The Center for the American Progress is the organization that Patriarch Bartholomew endorsed during the Green Patriarch publicity offensive late last year. This George Soros funded institution started out as Hillary Clinton’s cabinet in waiting but was converted into a full-time think tank after her loss. Soros is reportedly still the major backer.
“Bishop Robinson will bring his well-respected perspective and experience to this fellowship, helping to discuss and analyze a wide array of policy areas in a progressive religious light,” the announcement said. The Center did not list any particular policy expertise that Robinson brought, aside from his high media profile as “the gay bishop”.
“I think Gene’s qualifications for this role probably approximate his qualifications for the role of prophet, which he has assumed in the Episcopal Church,” said William Murchison, a member of the denomination and author of Mortal Follies: Episcopalians and the Crisis of Mainline Christianity.
“Everything Gene does tends to be conditioned upon his absolute faith that he knows what he is talking about,” Murchison said. “He’s a man of some charm, but if you get beyond these somewhat basic and superficial credentials, I don’t believe there’s a whole lot of ‘there’ there.”
The first openly partnered homosexual bishop in the Episcopal Church and the wider Anglican Communion, Robinson has a high profile both in and outside of the denomination, often traveling outside of his diocese to speak at national events. In 2009, Robinson offered a keynote address at the Human Rights Campaign’s Clergy Call, a bi-annual conference in Washington for liberal clergy engaged in gay rights activism. Robinson was also invited to lead prayers at President Barack Obama’s inaugural concert, following criticisms from homosexual activists that California megachurch pastor Rick Warren was too conservative to lead prayers at the inauguration itself.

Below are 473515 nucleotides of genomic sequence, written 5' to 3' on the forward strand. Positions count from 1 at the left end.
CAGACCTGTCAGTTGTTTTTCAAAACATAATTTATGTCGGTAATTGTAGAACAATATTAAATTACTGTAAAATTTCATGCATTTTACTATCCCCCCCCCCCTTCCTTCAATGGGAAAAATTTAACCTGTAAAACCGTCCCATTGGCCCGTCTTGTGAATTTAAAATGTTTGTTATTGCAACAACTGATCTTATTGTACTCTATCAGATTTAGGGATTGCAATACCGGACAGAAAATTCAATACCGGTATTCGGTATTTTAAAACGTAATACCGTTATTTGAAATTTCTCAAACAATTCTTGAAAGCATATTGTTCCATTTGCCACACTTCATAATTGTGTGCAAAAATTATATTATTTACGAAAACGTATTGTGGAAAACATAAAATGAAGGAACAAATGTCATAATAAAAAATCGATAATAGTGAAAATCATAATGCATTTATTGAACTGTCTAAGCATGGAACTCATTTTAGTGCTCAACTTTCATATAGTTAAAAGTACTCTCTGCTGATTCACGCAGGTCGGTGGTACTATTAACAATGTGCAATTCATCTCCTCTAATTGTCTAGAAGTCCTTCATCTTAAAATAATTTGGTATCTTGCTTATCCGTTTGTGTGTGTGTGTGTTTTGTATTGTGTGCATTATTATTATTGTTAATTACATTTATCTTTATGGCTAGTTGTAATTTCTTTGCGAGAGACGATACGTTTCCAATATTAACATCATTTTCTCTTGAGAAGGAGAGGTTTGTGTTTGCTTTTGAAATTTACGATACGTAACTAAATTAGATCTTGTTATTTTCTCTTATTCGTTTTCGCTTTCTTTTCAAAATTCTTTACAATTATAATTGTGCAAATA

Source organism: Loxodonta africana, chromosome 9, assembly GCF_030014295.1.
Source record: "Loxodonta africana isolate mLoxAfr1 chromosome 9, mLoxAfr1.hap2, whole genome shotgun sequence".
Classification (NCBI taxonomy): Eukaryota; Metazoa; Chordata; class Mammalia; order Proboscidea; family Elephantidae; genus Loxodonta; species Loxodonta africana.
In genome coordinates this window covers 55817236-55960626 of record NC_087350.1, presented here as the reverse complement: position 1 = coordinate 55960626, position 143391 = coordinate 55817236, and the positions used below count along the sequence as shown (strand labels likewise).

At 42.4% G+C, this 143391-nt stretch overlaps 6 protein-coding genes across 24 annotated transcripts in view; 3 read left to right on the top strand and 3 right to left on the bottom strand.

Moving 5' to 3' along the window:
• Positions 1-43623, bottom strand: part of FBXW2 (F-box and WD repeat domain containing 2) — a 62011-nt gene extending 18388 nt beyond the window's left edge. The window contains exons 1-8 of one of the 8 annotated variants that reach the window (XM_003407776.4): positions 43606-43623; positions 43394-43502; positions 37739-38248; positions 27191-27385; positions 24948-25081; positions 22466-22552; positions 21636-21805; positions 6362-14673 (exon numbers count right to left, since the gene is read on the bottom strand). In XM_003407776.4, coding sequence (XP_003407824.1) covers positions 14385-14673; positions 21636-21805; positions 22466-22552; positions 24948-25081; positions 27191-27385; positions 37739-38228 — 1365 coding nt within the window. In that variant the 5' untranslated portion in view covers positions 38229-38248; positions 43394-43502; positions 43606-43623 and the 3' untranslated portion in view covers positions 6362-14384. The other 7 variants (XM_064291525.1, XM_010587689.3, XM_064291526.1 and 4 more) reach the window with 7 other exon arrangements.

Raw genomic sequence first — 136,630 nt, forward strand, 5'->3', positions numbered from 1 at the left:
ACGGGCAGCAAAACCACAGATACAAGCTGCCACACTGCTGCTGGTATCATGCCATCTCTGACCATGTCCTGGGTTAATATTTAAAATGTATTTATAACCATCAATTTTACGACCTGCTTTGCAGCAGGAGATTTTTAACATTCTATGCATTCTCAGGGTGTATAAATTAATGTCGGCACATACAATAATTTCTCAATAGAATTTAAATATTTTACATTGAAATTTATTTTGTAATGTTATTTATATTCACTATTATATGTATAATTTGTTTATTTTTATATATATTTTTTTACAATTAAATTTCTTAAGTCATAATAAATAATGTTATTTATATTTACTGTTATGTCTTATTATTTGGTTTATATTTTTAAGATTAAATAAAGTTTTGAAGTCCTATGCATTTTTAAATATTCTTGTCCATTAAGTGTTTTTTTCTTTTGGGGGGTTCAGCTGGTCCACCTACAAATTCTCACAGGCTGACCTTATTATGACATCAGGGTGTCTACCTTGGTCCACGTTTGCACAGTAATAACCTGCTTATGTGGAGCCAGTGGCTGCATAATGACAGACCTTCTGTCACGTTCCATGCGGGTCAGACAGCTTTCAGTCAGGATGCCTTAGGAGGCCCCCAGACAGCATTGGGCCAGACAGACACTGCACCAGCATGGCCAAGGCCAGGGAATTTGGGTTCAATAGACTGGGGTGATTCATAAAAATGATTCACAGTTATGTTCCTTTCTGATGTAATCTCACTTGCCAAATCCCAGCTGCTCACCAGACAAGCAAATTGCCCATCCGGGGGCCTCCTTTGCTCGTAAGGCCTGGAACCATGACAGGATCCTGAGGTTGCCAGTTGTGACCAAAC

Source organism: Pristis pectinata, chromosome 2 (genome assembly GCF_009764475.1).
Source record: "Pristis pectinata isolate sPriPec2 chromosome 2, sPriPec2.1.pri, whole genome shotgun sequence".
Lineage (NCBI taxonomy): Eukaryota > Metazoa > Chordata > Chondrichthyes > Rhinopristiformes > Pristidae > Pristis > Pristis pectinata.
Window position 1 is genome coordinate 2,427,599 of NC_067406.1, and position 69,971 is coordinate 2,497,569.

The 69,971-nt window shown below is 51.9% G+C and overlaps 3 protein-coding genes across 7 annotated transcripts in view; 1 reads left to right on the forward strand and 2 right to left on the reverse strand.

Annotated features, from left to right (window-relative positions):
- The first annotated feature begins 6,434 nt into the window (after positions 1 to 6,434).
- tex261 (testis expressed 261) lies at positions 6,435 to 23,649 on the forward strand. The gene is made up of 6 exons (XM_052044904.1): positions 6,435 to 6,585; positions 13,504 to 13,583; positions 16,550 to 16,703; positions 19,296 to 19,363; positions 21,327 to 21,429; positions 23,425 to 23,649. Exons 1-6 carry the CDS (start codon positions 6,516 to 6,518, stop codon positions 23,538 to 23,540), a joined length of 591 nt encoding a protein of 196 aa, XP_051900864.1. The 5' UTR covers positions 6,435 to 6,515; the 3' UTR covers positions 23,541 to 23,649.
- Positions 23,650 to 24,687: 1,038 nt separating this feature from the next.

Robinson most recently drew attention from comments made last week at the Spring meeting of the Episcopal Church House of Bishops. Expressing dissatisfaction with two policy papers presented for and against same-sex marriage, Robinson said it was time to move beyond speaking of “GLBT” orientations.
“There are so many other letters in the alphabet,” Robinson said. “There are so many other sexualities to be explored.”
The Bishop did not elaborate as to what other sexualities might be, and to their corresponding letters of the alphabet. Asked in an interview with CAP how his new role at the think tank connects with his leadership of the New Hampshire diocese, Robinson replied that the connection would be seamless.
“The responsibility of any leader in a religious institution is to connect the values articulated in that particular faith with the culture and issues that surround us every day,” Robinson said. “All of the Abrahamic religions talk about love of God and love of neighbor—and love of neighbor is really nothing but caring about the issues and the people of the culture and bringing one’s religious values to that.”
“I laughingly told someone the other day that I was about to do what our mothers told us never to do at dinner parties, which is to mix religion and politics,” Robinson recounted. “But for me the two are quite inseparable. Dearly held religious values always propel us into the public square and the issues that face us at any given time. For me, the two go hand in hand.”
The Episcopal prelate said he was interested in all of the issues that CAP addressed, but that some, such as economic justice, lent themselves to a religious perspective due to an emphasis on the poor in Abrahamic religions.
“Any of us in any culture is going to be judged by how we care for the most vulnerable among us,” Robinson said. “I hope to focus on issues such as health care reform, immigration reform, the economy, and the ramifications of this jobless recovery.”
“My biggest concern is that we have lost the notion of the common good,” Robinson said. “We are devolving into a, ‘If I’m OK, then to heck with the rest of the world’ attitude. We need to be called back to the common good. It was part of our Founding Fathers’ vision of this country and is certainly part of the progressive agenda in America.”
The New Hampshire bishop said he was excited to work with CAP on the intersection of race and public policy and religion.